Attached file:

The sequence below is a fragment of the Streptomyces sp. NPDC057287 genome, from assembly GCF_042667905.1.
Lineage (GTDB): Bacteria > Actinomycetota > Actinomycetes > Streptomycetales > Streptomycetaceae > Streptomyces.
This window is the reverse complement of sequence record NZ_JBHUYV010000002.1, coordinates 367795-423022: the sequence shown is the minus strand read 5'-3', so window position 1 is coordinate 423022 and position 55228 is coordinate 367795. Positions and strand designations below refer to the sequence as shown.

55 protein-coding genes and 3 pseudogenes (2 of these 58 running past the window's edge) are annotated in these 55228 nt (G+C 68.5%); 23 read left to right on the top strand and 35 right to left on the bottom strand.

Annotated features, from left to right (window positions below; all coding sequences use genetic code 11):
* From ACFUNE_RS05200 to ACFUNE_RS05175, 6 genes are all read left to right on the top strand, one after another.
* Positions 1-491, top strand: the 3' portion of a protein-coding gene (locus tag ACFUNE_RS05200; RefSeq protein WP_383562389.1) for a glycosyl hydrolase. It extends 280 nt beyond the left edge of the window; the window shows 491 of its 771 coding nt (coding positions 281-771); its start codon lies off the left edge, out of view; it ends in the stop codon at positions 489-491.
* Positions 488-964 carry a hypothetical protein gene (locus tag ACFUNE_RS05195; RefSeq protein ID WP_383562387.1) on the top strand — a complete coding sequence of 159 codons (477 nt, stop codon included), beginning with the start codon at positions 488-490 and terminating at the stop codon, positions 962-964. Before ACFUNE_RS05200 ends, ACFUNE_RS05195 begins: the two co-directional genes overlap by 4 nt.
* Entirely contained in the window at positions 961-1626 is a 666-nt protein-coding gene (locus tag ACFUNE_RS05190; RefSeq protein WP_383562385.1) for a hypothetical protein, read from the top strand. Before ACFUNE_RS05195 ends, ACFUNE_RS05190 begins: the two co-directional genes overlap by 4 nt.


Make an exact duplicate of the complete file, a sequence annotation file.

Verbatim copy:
The sequence below is a fragment of the Streptomyces sp. NPDC057287 genome, from assembly GCF_042667905.1.
Lineage (GTDB): Bacteria > Actinomycetota > Actinomycetes > Streptomycetales > Streptomycetaceae > Streptomyces.
This window is the reverse complement of sequence record NZ_JBHUYV010000002.1, coordinates 367795-423022: the sequence shown is the minus strand read 5'-3', so window position 1 is coordinate 423022 and position 55228 is coordinate 367795. Positions and strand designations below refer to the sequence as shown.

55 protein-coding genes and 3 pseudogenes (2 of these 58 running past the window's edge) are annotated in these 55228 nt (G+C 68.5%); 23 read left to right on the top strand and 35 right to left on the bottom strand.

Annotated features, from left to right (window positions below; all coding sequences use genetic code 11):
* From ACFUNE_RS05200 to ACFUNE_RS05175, 6 genes are all read left to right on the top strand, one after another.
* Positions 1-491, top strand: the 3' portion of a protein-coding gene (locus tag ACFUNE_RS05200; RefSeq protein WP_383562389.1) for a glycosyl hydrolase. It extends 280 nt beyond the left edge of the window; the window shows 491 of its 771 coding nt (coding positions 281-771); its start codon lies off the left edge, out of view; it ends in the stop codon at positions 489-491.
* Positions 488-964 carry a hypothetical protein gene (locus tag ACFUNE_RS05195; RefSeq protein ID WP_383562387.1) on the top strand — a complete coding sequence of 159 codons (477 nt, stop codon included), beginning with the start codon at positions 488-490 and terminating at the stop codon, positions 962-964. Before ACFUNE_RS05200 ends, ACFUNE_RS05195 begins: the two co-directional genes overlap by 4 nt.
* Entirely contained in the window at positions 961-1626 is a 666-nt protein-coding gene (locus tag ACFUNE_RS05190; RefSeq protein WP_383562385.1) for a hypothetical protein, read from the top strand. Before ACFUNE_RS05195 ends, ACFUNE_RS05190 begins: the two co-directional genes overlap by 4 nt.